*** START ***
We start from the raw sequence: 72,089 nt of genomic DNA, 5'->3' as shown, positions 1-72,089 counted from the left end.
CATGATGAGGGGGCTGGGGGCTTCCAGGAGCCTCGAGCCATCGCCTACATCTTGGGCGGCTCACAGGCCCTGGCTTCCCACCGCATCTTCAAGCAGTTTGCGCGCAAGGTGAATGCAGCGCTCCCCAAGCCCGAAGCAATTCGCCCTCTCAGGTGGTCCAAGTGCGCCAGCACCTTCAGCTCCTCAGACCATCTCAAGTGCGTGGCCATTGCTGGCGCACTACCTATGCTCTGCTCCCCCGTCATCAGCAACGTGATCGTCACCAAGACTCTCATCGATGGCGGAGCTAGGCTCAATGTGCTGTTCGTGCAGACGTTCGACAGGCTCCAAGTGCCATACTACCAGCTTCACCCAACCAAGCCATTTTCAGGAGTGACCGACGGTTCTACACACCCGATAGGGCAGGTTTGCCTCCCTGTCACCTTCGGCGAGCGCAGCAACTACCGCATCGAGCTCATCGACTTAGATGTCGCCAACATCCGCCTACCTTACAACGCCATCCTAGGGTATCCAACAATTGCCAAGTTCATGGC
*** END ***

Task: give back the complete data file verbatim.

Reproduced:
We start from the raw sequence: 72,089 nt of genomic DNA, 5'->3' as shown, positions 1-72,089 counted from the left end.
CATGATGAGGGGGCTGGGGGCTTCCAGGAGCCTCGAGCCATCGCCTACATCTTGGGCGGCTCACAGGCCCTGGCTTCCCACCGCATCTTCAAGCAGTTTGCGCGCAAGGTGAATGCAGCGCTCCCCAAGCCCGAAGCAATTCGCCCTCTCAGGTGGTCCAAGTGCGCCAGCACCTTCAGCTCCTCAGACCATCTCAAGTGCGTGGCCATTGCTGGCGCACTACCTATGCTCTGCTCCCCCGTCATCAGCAACGTGATCGTCACCAAGACTCTCATCGATGGCGGAGCTAGGCTCAATGTGCTGTTCGTGCAGACGTTCGACAGGCTCCAAGTGCCATACTACCAGCTTCACCCAACCAAGCCATTTTCAGGAGTGACCGACGGTTCTACACACCCGATAGGGCAGGTTTGCCTCCCTGTCACCTTCGGCGAGCGCAGCAACTACCGCATCGAGCTCATCGACTTAGATGTCGCCAACATCCGCCTACCTTACAACGCCATCCTAGGGTATCCAACAATTGCCAAGTTCATGGC